Sitting beside me was my father, gently holding my hand; pressing it tighter to secretly signal me, “Kid, it’s going to be alright. Find the humour in it”.
The disciplinary report was filled with red-flags, so was my report-card; as though they’d slit my wrist and used the blood as ink.
Wiped the floor clean of any evidence of any wrongdoing.
As they read their statements, one by one, slowly butchering every ounce of hope I’d had left.
“There isn’t any hope for him. He has a complete disregard for authority and I don’t see how his behaviour could possibly lead him to a successful future.”, said the Supervisor.
The Principal promptly followed, “But there’s always an option”, there always is, isn’t it? — I recall thinking.
“Unless YOU, as a Parent, make the right decision here today. We can assure you that his future would be much different. A successful one. That’s what we aim for here.”
It felt like an advertisement, and everybody in the room felt like programmed robots.
“What decision?”, asked my father as he clenched my hand tighter he’d done earlier.
“A decision to outline a path for him through the appropriate methods. We can make sure he succeeds.”, a wonderful sales pitch by the Principal.
I guess my dad wasn’t in the mood for shopping.
“You’re telling me, there’s no hope for him here. Yet you’re telling me there’s an option”, the principal attempted to interrupt but my dad continued to speak anyways, “That doesn’t sit well with me. You’re telling me my kid can’t do well here. Let’s just give up on him all-together. He doesn’t belong here, right?”
“That’s not how I meant it, Sir.”, suddenly a touch of respect had appeared in the Principal’s authoritative voice.
I continued looking at my shoes, how my left one was shinier than the one on my right.
My dad let the principal continue, curious as to where this conversation was being steered towards.
“You have two wonderful elder children, our most brightest students here, a clear example of how discipline and hard-work pays off. Both have set the standard for exemplary students. Their names are featured every year in our School-Book…”, He paused to check if my father was paying attention — he was — so the Principal continued, “We know how hard it must be for you, to have to sit here. An esteemed individual such as yourself, can understand the value of that. Sir, you need to look at your son and see him for what he is — he needs discipline, he’s not worthy of attention if he can’t bring himself to focus in school. Instead he runs around ridiculing teachers. Doesn’t that sort-of behaviour embarrass your reputation, doesn’t it make you wonder if he’s even your Son?”
He might as well have signed a death-sentence because nobody could’ve imagined what was to follow.
My dad, gently letting go of my hand, whispered to me — “Hey, go play outside for a bit. I’ll be right out…”.
So I did, running towards my favourite person in the school — the receptionist.
Whilst I chatted to my dear receptionist, telling her of how I think I was about to get kicked out of school and probably catch hell from my dad; we could hear the brisk tone of my father seeping through the closed door, echoing through the hallway.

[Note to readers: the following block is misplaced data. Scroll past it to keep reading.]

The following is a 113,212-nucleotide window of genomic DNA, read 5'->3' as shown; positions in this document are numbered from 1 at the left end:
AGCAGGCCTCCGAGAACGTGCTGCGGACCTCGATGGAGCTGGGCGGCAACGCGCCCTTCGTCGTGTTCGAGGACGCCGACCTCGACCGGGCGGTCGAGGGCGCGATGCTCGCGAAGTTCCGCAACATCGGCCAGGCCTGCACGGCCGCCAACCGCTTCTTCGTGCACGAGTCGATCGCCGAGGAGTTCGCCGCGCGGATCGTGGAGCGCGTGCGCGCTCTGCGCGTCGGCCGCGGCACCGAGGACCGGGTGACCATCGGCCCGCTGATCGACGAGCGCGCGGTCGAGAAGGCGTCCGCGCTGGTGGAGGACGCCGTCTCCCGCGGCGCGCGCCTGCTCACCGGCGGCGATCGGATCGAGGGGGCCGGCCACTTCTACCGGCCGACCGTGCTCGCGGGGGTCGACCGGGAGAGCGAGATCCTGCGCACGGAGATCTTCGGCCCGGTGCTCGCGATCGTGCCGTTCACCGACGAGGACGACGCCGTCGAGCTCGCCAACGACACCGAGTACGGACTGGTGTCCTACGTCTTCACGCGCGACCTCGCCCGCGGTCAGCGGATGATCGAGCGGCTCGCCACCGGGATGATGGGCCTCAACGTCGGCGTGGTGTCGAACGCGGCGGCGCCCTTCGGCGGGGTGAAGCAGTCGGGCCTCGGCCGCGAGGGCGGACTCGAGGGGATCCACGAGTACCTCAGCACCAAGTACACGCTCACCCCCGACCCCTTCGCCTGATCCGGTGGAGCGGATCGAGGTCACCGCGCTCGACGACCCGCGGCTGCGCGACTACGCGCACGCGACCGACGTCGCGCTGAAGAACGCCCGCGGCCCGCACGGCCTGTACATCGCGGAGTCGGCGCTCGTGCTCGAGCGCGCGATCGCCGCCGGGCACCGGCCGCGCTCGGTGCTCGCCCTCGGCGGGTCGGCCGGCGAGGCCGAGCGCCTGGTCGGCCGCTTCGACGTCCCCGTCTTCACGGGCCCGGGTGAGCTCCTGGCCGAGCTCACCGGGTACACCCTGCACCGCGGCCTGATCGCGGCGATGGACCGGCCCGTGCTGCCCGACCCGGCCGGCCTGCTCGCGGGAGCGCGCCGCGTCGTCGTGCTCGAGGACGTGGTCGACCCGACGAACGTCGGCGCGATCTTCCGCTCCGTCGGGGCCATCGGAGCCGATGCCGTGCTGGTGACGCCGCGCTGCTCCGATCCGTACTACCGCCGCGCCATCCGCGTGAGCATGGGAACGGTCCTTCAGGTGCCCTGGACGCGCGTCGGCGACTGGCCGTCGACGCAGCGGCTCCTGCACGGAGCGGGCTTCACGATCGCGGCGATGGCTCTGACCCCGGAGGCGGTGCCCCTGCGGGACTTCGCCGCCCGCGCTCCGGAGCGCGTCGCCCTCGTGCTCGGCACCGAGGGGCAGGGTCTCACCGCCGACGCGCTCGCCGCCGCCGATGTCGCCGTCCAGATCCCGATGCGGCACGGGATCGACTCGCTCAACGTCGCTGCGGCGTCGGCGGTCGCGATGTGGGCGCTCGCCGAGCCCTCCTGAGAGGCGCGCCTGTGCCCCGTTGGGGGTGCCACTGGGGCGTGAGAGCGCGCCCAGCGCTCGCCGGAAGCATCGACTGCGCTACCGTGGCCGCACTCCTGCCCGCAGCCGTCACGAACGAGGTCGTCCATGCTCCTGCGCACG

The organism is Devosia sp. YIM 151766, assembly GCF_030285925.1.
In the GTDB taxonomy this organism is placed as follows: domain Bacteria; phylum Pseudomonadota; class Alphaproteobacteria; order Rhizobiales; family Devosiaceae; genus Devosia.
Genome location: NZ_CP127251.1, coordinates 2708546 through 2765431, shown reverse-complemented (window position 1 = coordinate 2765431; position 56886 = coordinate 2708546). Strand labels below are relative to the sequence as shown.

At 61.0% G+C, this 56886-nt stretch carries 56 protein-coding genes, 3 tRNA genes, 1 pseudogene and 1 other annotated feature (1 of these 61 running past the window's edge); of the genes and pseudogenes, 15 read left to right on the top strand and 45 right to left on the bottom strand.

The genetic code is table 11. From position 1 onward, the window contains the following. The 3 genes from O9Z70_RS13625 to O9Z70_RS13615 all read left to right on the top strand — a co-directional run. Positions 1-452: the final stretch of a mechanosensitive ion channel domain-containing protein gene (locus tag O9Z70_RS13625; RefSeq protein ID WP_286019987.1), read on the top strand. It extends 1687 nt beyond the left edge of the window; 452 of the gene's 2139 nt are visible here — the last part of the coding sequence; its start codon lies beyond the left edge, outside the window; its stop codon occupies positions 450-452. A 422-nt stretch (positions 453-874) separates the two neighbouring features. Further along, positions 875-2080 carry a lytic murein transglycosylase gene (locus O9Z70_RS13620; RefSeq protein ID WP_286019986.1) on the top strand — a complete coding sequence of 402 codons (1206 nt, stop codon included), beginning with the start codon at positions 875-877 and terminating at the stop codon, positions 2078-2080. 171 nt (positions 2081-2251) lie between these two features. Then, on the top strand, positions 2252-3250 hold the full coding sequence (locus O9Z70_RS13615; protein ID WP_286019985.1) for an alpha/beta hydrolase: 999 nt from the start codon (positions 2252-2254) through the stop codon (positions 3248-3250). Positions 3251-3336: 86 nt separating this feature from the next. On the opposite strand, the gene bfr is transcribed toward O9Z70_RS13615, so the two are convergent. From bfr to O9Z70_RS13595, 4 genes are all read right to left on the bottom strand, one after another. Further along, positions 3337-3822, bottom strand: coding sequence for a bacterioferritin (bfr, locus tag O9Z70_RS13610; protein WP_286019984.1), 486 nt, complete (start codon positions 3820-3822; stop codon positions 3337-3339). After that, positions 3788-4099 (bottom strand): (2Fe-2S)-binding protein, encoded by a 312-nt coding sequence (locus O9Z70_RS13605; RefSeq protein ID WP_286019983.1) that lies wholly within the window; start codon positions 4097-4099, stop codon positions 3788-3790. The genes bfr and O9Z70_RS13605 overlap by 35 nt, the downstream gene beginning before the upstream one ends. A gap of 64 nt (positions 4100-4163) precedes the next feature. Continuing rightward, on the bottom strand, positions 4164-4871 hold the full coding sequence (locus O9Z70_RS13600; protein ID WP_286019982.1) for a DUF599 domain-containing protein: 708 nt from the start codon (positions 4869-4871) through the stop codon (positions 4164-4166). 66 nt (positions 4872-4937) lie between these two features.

I thought this would be the day my father would finally slap me right in the face, because there’s only so many times parents can hold off from kicking the shit out of a young failure of a kid.
Instead, a jolly looking fella exited from the office — with a yellow file in his hand.
Smiling at me, thanking the receptionist for looking out for me.
As he approached, I remember thinking “Fuck, that file is going to meet my face real soon.”
Instead my dad asked me to read it out-loud, share it with my dear friend — the receptionist.
“Dear Principal -,
I’d like to inform you that I no longer deem this school worthy of MY SON.
I find that not only is he an EXEMPLARY example of what his elder siblings represent, I find his approach quite creative.
It is with absolutely no disappointment that I wish to inform you, he won’t be following the path you’ve chosen for him.
I trust he’s able of pave his own.
“You might be a little shit, but you’re still my son. And your elder siblings, are still your family; even if they get featured in the school book more often than you do.”
After the years that followed, my elder siblings graduated whilst helping me along at home — making sure I was getting enough attention, to not feel rejected.
My dad would check up on me and take me for a drive every once in a while, to test my practical knowledge.
Finally, I’d register myself privately and graduate earlier than I would’ve had I stayed in school.
After taking a break for 6-months, I’d go on to enrol at the University of New South Wales, Sydney. Australia. After my sophomore year, I’d go on to join the school’s research department as an intern. Two years later I’d become a Research Assistant. Three Years Later I’d graduate. In my fourth year, I’d go on to endeavour on an accelerated Master’s Program. Amidst the fourth year, I’d receive Two offers of employment. In my Fifth Year, I’d graduate with a Doctorate. In my Sixth Year, I’d turn down both job offers; and continue to work with the university. In my Seventh Year, I’d started saving up and investing. In my Eight Year, after quitting my first corporate job; I’d start my own company. In my Ninth Year, I’d fulfil the company’s goal to be established as a competent research firm. And in the Tenth Year, I’d give it all up — to pursue writing.
And in my Eleventh year since the day that my destiny was decided by my High-School, I continue on my journey.
…and I wonder if this is the plan my Principal and his colleagues had outlined for how the rest of my life would play out; I’d like for them to know, if it was — it worked out just fine.